Most holiday parks offer towel hire as an option, but it’s worth taking a couple of big, fluffy towels for the beach or poolside.
- Beach gear (if you’re staying near the coast)
Buckets and spades, a windbreak, fishing nets etc
- Things to play with outdoors: kites, a football, boules set, frisby etc
- Cycling helmets
Depending on your destination, helmets aren’t always available for hire along with bikes. So if you’d rather your child wore one, it’s best to take your own.
For a bit of night-time exploration of the outdoors.
- Your children’s favourite soft toys
- A nightlight, if your child is used to one
Villas, holiday parks and gites are often in the middle of the countryside, where you can see the stars. But it does get very dark in these places, so if your child is used to sleeping with a nightlight, it’s worth investing in a battery-operated model for travelling.
- Washing powder
- Loo roll and kitchen towel
You’ll probably be given some loo roll when you arrive at your self-catering place, and you can always buy some more in local supermarkets. But it’s always handy to have spares….
- Washing-up liquid and dishwasher tablets
Some self-catering places provide welcome packs which include detergent – it’s worth checking.
- Tea towels, cleaning cloths and products, handwash
- Clingfilm and tin foil/beeswax wrap
- Food staples
You’ll no doubt want to hit the local supermarkets on your holiday, to sample local produce. But it’s worth taking along staples like salt, pepper, and tea bags (which, of course, just aren’t the same outside the UK!)
- Picnic gear: blanket, knives and forks, plastic plates
You’ll be given cutlery and dishes, but it’s worth taking your own for the journey there and back, or for day trips when you don’t want to take out the villa’s utensils.
- Chargers: for phones, camera etc
- Adaptor plugs
- Speakers, headphones
Some holiday homes already have bluetooth speakers.
- Toys and games, portable DVD player, iPad or tablet loaded up with games
- Books, stickers, colouring pens etc
Clothes to take on holiday when you want to pack light
On a summer holiday, you want to look and feel fabulous. But when you have children to pack for, it’s sometimes difficult to leave home without tons of luggage. Here are some packing tips – what items of clothing to take when you need to just pack the basics, without compromising on style.
- a decent swimsuit, bikini or tankini
- another piece of swimwear. After all, hopefully you’ll be living on the beach or by the pool, so it’s good to be able to switch beach outfits. And swimwear packs down to fit into the tiniest corners of your suitcase.
- a midi dress that’s relaxed enough for browsing in the local markets, but dressy enough for the evening.
- a cool, swishy skirt that can be dressed up for the evening. Pleats work well.
- Flat sandals with just a little bit of bling, so you can walk straight off the beach and into the bar.
- Fun sunglasses
- A floaty sarong that doubles up as a scarf, in case the temperature drops in the evening.
- An elegant beach hat.
- A large bag, with wide handles so it’s sturdy enough for sightseeing as well as sitting next to you on the beach.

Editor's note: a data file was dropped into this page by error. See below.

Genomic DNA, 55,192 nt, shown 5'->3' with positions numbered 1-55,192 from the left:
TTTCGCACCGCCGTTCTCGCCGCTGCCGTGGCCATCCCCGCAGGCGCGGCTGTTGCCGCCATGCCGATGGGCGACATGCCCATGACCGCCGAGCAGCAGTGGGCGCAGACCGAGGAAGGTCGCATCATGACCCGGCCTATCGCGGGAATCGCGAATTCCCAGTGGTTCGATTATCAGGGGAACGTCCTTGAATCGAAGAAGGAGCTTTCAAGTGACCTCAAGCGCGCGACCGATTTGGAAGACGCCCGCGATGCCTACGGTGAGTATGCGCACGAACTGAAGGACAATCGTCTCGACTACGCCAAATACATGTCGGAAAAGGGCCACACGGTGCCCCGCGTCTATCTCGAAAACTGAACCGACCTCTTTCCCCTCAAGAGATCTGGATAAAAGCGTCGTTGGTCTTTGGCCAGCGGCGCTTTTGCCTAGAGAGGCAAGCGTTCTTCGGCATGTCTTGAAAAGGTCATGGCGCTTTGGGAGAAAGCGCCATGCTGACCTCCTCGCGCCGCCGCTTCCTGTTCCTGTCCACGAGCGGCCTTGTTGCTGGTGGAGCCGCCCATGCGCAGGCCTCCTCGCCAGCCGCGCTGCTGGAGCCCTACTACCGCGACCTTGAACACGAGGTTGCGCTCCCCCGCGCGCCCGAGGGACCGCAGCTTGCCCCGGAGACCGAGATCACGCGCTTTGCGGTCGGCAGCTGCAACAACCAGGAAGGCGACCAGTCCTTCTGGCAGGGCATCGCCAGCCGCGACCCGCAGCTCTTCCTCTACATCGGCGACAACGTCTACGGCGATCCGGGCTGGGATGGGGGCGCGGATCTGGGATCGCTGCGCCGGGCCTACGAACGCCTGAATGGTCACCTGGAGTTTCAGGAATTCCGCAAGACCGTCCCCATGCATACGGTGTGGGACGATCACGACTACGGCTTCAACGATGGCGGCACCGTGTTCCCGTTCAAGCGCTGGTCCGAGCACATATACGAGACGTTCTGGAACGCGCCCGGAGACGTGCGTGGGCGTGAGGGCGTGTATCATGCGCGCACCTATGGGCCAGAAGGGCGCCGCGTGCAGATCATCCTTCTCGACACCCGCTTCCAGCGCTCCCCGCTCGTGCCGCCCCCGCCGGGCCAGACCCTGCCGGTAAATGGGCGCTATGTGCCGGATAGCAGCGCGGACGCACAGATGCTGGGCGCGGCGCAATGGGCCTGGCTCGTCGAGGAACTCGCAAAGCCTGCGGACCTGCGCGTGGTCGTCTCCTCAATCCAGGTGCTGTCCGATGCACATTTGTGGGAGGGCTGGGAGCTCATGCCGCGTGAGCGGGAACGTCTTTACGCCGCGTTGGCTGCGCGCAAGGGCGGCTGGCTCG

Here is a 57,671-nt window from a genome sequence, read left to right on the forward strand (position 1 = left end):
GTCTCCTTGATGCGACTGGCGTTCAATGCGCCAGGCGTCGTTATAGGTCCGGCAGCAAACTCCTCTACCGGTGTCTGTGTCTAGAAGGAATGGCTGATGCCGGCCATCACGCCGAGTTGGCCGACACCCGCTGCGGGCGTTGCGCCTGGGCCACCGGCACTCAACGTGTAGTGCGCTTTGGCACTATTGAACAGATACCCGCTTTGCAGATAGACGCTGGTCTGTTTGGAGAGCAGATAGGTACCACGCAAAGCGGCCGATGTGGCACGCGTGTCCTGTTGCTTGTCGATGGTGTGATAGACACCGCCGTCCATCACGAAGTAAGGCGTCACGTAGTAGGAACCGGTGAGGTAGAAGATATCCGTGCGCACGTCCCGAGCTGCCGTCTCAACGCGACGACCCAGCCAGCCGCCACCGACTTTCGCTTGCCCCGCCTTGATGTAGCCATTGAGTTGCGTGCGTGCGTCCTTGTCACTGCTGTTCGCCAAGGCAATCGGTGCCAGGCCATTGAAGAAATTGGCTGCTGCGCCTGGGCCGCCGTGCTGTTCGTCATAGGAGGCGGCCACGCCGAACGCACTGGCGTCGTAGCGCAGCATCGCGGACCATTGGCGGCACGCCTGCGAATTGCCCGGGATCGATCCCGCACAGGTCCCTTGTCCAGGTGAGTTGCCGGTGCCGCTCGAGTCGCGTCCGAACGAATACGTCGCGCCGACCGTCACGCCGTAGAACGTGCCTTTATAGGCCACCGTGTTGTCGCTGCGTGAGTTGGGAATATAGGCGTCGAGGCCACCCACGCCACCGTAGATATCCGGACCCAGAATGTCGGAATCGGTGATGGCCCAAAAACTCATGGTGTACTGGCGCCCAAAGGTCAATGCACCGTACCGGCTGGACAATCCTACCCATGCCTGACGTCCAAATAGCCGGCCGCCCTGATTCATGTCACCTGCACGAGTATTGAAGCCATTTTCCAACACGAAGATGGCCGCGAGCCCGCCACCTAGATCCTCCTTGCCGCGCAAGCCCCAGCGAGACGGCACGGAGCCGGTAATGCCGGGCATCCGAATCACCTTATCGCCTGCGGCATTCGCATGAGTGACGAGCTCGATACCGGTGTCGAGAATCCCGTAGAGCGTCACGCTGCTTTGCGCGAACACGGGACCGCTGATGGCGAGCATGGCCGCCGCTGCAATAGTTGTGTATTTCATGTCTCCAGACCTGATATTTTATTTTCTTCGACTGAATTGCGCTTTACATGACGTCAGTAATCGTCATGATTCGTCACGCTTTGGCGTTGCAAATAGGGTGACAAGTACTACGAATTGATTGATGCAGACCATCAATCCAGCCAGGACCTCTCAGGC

- A comfortable shirt or t-shirt, for covering up on the beach, or to pair with your skirt on ‘dress-down’ days.
- Some shorts or leggings, for cycling round the island, or doing yoga on the beach at dawn.
What to pack for a ski trip, or a snowy winter holiday
If you’re heading for the snow, it’s best not to try to pack light, and skimp on warm clothes. So make sure you have access to decent, roomy luggage. You need to make sure you have space to fit in an extra jumper or six! Here are the things to pack for a winter getaway:
- Suncream with a high SPF. It’s very easy to burn when you’re high up in the mountains. Pack miniatures, which you can slip into your children’s pockets for re-application over the day.
- Sunblock for lips
- Warm ski jackets. Unless you’re feeling super-flush, you only need one jacket each. People wear their daytime ski jackets everywhere, even to the bars at night.
- Salopettes. You might want to consider taking a spare pair if you’re skiing for a whole week, as you’ll be wearing these all day.
- Thermal layers, for legs and tops. Wool, or a high-grade polymer, is best. You’ll need to pre-warn any wriggly kids that they have to put these on before going outside. Mine hated layers when they were little!
- Warm jumpers.
- Invest in a good pair of children’s ski goggles. Don’t forget your own! We love our Electric anti-fogging goggles.
- Sunglasses. You’ll need these as well as goggles, unless you want to sit in a piste-side cafe at lunchtime with your goggles on. Don’t be tempted to replace goggles with sunnies when you’re on the slopes. They’ll just fall off.
- Hand warmers. You can buy packets that warm up when you snap them, or expose them to the air. These are great for slipping into kids’ pockets or boots, for when their hands and feet get cold. Some stay warm for eight to ten hours.
- Decent gloves – ski gloves and wollen gloves. On all our family ski trips, the children have ended up with chilly fingers. A way to help prevent this is to double layer, with a warm woollen layer topped by a good set of waterproof ski gloves.
- Warm ski socks. These are specially designed to be long enough to sit higher on the leg than ski boots, and prevent any chafing.
What not to pack for a first-time ski trip: skis, boots, poles, helmets. You can hire all these at the resort.
Is there a particular holiday checklist you’d like to see here? If so, let me know and I’ll be sure to add it.